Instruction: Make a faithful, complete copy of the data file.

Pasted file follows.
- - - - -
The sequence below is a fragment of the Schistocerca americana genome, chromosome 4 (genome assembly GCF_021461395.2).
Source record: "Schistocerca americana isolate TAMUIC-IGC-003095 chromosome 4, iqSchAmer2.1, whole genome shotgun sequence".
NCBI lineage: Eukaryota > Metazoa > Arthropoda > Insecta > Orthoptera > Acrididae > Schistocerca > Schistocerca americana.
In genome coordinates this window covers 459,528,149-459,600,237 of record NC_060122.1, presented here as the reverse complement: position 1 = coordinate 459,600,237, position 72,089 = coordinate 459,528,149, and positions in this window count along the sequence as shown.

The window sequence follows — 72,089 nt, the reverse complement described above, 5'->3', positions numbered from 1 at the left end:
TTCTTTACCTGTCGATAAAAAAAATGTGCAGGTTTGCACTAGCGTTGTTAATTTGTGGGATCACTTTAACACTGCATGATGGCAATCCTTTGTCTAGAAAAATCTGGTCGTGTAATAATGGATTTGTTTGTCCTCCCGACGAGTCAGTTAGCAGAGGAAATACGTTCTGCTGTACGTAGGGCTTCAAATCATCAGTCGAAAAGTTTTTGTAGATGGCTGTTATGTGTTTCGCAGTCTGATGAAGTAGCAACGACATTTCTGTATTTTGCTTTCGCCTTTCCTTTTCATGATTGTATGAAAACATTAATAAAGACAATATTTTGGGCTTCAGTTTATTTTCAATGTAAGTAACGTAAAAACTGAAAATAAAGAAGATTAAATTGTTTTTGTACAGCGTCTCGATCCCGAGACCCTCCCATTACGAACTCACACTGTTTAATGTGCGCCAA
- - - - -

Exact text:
The sequence below is a fragment of the Schistocerca americana genome, chromosome 4 (genome assembly GCF_021461395.2).
Source record: "Schistocerca americana isolate TAMUIC-IGC-003095 chromosome 4, iqSchAmer2.1, whole genome shotgun sequence".
NCBI lineage: Eukaryota > Metazoa > Arthropoda > Insecta > Orthoptera > Acrididae > Schistocerca > Schistocerca americana.
In genome coordinates this window covers 459,528,149-459,600,237 of record NC_060122.1, presented here as the reverse complement: position 1 = coordinate 459,600,237, position 72,089 = coordinate 459,528,149, and positions in this window count along the sequence as shown.

The window sequence follows — 72,089 nt, the reverse complement described above, 5'->3', positions numbered from 1 at the left end:
TTCTTTACCTGTCGATAAAAAAAATGTGCAGGTTTGCACTAGCGTTGTTAATTTGTGGGATCACTTTAACACTGCATGATGGCAATCCTTTGTCTAGAAAAATCTGGTCGTGTAATAATGGATTTGTTTGTCCTCCCGACGAGTCAGTTAGCAGAGGAAATACGTTCTGCTGTACGTAGGGCTTCAAATCATCAGTCGAAAAGTTTTTGTAGATGGCTGTTATGTGTTTCGCAGTCTGATGAAGTAGCAACGACATTTCTGTATTTTGCTTTCGCCTTTCCTTTTCATGATTGTATGAAAACATTAATAAAGACAATATTTTGGGCTTCAGTTTATTTTCAATGTAAGTAACGTAAAAACTGAAAATAAAGAAGATTAAATTGTTTTTGTACAGCGTCTCGATCCCGAGACCCTCCCATTACGAACTCACACTGTTTAATGTGCGCCAA